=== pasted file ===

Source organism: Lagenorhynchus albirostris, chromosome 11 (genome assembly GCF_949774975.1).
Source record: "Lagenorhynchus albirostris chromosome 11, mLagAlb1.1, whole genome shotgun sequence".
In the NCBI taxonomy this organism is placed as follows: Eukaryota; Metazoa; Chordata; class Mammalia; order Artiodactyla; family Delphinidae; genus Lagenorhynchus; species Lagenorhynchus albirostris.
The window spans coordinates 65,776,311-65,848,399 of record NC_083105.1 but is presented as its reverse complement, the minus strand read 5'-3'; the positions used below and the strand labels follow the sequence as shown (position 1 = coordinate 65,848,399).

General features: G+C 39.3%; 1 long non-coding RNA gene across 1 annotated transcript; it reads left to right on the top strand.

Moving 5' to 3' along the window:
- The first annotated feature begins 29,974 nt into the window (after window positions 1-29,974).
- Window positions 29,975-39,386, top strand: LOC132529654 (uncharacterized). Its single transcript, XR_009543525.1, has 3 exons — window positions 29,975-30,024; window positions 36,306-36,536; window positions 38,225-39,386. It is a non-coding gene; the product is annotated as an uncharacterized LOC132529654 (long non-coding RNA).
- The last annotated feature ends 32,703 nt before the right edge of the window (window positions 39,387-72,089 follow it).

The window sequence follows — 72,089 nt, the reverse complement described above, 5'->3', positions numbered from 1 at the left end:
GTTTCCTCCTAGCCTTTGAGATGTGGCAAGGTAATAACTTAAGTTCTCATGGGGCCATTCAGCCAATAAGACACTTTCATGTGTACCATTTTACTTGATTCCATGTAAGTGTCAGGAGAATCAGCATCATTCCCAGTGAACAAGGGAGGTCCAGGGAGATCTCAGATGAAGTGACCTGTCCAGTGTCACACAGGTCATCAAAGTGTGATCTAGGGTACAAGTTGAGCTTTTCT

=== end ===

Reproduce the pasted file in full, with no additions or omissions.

Source organism: Lagenorhynchus albirostris, chromosome 11 (genome assembly GCF_949774975.1).
Source record: "Lagenorhynchus albirostris chromosome 11, mLagAlb1.1, whole genome shotgun sequence".
In the NCBI taxonomy this organism is placed as follows: Eukaryota; Metazoa; Chordata; class Mammalia; order Artiodactyla; family Delphinidae; genus Lagenorhynchus; species Lagenorhynchus albirostris.
The window spans coordinates 65,776,311-65,848,399 of record NC_083105.1 but is presented as its reverse complement, the minus strand read 5'-3'; the positions used below and the strand labels follow the sequence as shown (position 1 = coordinate 65,848,399).

General features: G+C 39.3%; 1 long non-coding RNA gene across 1 annotated transcript; it reads left to right on the top strand.

Moving 5' to 3' along the window:
- The first annotated feature begins 29,974 nt into the window (after window positions 1-29,974).
- Window positions 29,975-39,386, top strand: LOC132529654 (uncharacterized). Its single transcript, XR_009543525.1, has 3 exons — window positions 29,975-30,024; window positions 36,306-36,536; window positions 38,225-39,386. It is a non-coding gene; the product is annotated as an uncharacterized LOC132529654 (long non-coding RNA).
- The last annotated feature ends 32,703 nt before the right edge of the window (window positions 39,387-72,089 follow it).

The window sequence follows — 72,089 nt, the reverse complement described above, 5'->3', positions numbered from 1 at the left end:
GTTTCCTCCTAGCCTTTGAGATGTGGCAAGGTAATAACTTAAGTTCTCATGGGGCCATTCAGCCAATAAGACACTTTCATGTGTACCATTTTACTTGATTCCATGTAAGTGTCAGGAGAATCAGCATCATTCCCAGTGAACAAGGGAGGTCCAGGGAGATCTCAGATGAAGTGACCTGTCCAGTGTCACACAGGTCATCAAAGTGTGATCTAGGGTACAAGTTGAGCTTTTCT